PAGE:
What to Do After Getting Into an Auto Accident in Floridaadmin
No matter where you are or when you hear it, we all cringe when we hear that awful metal crunch of an auto accident. Your mind immediately goes to the headache ahead of you, from accident reports to expensive repairs.
Traffic collisions are never fun, but you can make them less stressful. Get all your ducks in a row by following these clear steps after an accident.
1. Make the Scene Safe
You know the saying: “safety first.” Always take essential safety tips after your accident before you do anything else.
If any vehicles involved in the accident are still on the roadway, move them to a safe place. Don’t get out of your vehicle when there is active traffic around you, because this can cause a more dangerous crash.
There are a few exceptions. If anyone is injured, be careful not to move them until the paramedics arrive. If you move them, it could cause further injuries.
You also shouldn’t move the vehicles if they’re already out of the path of traffic.
2. Call the Authorities
Now that everyone is as safe as possible, call the authorities. If you call 911, they can dispatch any services you need depending on your circumstances: police, paramedics, and the fire department.
3. Snap Pictures
As anxious as you may be after an accident, you don’t want to miss the opportunity to capture valuable evidence.
Start by taking pictures of all the damage. That includes damage to the other driver’s car because this can help investigators if the other driver has a different story about what happened.
Take pictures of the area where the accident happened, too. Don’t forget photos of anything that may have contributed to the crash, like the weather, road conditions, lighting issues, and more.
4. Exchange Information
To complete the post-crash paperwork, you’ll need the other driver’s information. Be sure to record this data:
- Phone number
- Insurance information
- License plate
Keep your conversation to those essentials, though. Don’t make any statements that the driver could interpret as admitting guilt or waiving their responsibility. Simple statements like “I didn’t even see you” or “it’s okay” can have serious consequences.
You also want to minimize the conversation because you don’t want to risk getting into an argument with the other driver. In fact, some emergency dispatchers will instruct you not to speak with the other driver at all. They prefer to get the driver’s information for you so a fight doesn’t break out.
5. Check for Witnesses
You don’t want your accident to be a matter of your word against the other driver’s word. If there are any third parties who can report what they saw, it helps to have them available.
Look around to see if anyone may have witnessed what happened. If so, ask them to stay and give their report to the police. If they can’t stay, ask for their contact information so the police or your insurance company can reach out.
Look for technological witnesses too. Are there any surveillance cameras that may have captured the accident? If so, take pictures of their locations so the police or your insurance carrier can check them.
6. Be Thorough With Your Police Report
Each police department has its own policies, and sometimes these policies vary based on the circumstances like how busy the department is. Because of this, you won’t know exactly how the police will handle your accident.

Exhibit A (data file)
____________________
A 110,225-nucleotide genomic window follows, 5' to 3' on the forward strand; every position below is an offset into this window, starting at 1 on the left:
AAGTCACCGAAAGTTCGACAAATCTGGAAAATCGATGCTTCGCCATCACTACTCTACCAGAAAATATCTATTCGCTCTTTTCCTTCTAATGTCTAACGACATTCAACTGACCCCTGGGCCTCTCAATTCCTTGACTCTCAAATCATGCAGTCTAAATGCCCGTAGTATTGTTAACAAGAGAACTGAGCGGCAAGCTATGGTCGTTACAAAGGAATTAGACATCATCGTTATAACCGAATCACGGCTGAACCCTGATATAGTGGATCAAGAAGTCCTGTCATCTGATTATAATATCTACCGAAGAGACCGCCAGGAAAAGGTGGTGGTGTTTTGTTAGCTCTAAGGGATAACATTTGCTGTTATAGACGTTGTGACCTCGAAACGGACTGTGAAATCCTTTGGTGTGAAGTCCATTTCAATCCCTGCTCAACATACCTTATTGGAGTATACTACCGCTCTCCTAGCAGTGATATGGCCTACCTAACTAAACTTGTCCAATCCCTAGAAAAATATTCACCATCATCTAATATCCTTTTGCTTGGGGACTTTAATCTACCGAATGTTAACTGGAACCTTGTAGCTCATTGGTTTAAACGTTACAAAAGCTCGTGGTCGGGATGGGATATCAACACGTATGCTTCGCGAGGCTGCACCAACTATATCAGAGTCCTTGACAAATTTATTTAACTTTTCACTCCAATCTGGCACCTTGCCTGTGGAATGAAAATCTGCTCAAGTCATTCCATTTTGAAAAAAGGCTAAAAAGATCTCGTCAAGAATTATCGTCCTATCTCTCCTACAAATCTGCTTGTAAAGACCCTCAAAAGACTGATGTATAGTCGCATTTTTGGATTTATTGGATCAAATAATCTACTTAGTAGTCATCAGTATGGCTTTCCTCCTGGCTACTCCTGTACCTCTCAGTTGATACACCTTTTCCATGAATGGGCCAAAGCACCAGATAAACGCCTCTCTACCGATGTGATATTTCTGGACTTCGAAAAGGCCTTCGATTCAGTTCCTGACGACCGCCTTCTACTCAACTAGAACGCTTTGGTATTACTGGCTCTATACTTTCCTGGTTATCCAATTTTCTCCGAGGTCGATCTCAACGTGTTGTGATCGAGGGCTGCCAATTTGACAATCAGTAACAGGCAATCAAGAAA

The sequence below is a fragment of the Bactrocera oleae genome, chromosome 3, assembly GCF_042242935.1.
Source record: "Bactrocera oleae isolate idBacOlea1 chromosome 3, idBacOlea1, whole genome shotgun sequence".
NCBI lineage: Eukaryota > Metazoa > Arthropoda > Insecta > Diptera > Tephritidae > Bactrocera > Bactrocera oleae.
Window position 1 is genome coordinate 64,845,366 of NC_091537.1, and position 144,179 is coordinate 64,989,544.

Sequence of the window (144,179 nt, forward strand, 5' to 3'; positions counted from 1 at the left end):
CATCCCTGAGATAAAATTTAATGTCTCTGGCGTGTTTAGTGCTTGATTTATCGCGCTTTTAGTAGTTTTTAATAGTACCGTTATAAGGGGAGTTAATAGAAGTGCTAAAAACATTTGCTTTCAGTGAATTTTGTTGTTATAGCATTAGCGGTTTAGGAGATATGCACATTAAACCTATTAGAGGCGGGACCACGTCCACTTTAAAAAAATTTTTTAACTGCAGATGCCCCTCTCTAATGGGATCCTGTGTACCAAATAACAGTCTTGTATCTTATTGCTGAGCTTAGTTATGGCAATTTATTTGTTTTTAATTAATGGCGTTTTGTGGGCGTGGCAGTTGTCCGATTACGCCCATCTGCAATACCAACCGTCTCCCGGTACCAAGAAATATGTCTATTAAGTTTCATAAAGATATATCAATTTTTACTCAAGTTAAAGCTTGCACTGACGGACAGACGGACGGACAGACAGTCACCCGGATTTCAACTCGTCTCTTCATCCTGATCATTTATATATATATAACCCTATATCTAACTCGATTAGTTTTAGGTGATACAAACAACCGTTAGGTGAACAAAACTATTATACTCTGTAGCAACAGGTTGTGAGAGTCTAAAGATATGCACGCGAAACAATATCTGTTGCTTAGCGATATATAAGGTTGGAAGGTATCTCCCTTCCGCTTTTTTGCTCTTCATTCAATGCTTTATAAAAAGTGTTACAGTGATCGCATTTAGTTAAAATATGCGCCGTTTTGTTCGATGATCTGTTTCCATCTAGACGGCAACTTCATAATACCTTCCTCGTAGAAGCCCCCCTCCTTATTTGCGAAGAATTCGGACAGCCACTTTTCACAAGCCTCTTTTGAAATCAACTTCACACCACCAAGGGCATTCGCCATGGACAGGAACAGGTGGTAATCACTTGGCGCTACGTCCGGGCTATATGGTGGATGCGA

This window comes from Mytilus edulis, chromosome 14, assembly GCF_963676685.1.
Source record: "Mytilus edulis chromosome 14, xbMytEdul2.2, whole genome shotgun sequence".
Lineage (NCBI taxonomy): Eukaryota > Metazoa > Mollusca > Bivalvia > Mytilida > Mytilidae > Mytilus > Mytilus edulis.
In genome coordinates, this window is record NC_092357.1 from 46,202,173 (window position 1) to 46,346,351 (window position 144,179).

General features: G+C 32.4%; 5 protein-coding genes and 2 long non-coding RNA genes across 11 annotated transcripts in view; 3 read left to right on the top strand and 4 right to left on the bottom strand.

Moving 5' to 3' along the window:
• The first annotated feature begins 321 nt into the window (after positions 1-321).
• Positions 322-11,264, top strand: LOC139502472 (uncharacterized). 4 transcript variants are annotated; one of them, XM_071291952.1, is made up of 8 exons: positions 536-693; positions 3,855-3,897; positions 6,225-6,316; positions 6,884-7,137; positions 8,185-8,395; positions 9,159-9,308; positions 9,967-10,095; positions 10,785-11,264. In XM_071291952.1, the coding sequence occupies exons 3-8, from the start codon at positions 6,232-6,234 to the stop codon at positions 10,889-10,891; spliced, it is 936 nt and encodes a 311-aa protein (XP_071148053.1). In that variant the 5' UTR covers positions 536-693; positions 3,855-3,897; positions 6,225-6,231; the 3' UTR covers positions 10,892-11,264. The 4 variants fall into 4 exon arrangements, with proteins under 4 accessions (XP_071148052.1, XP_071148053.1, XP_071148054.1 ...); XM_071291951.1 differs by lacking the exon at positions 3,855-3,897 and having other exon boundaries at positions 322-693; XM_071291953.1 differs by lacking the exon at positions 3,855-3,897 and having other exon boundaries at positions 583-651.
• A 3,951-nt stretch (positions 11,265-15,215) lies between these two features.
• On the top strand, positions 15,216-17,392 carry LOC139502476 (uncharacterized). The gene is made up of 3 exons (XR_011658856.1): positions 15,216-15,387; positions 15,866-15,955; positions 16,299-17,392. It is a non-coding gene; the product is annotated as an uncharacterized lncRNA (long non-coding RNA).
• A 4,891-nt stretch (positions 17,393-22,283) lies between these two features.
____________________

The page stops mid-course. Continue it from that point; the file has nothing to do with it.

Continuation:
The police may come to the crash scene and fill out an independent report. If they do, be thorough as you explain to them what happened. Be sure to ask how you can get a copy of the report.
In other cases, the police may not come to the scene at all. They may direct you to fill out your own accident report. In this case, be as detailed as possible.
Let’s say the police direct you to their website to fill out an accident report. You may not have time to do that for several hours, though.
In this case, write down as many details about the crash as possible right away to make sure you don’t forget anything. You can use these notes when you fill out your official report later.
7. Make Arrangements for Your Car Repair
You have the other driver’s information, you’ve spoken with the authorities, and now you have to figure out what to do with your vehicle.
If your car isn’t driveable, have it towed to a repair shop directly. This way, you’ll pay less than you would if the tow truck takes it to their storage yard.
If your car is driveable, take it to a repair shop right away. If you wait before you get repairs and the other driver is at fault, the driver can cast doubt that their accident caused all the damage.
8. Contact Your Insurance Carrier
Now that you have the immediate necessities done, it’s time to report the crash to your car insurance carrier. You will be able to give your report about what happened. Our team will then discuss the next steps you can expect in the process.
9. Get Medical Attention
In a car crash, it’s easy to get injured without realizing it. There are a lot of moving parts and ways to get injured, and thanks to the adrenaline of the accident, you might not feel the pain.
Even if you think you only have minor bruises, get a medical exam. You might have more injuries than you realize and treating them right away will make a difference in your recovery.
Your Essential Auto Accident Checklist
Between the potential costs, injuries, and excessive paperwork, an auto accident is something we all dread. It’s less stressful, though, if you have a clear idea of what you need to do.
The nine steps in the checklist above can help you stay in control and stay calm after a crash. Just as importantly, they can minimize your financial losses too.
To keep yourself safe before an accident happens, find out more about our high-risk auto insurance in Florida.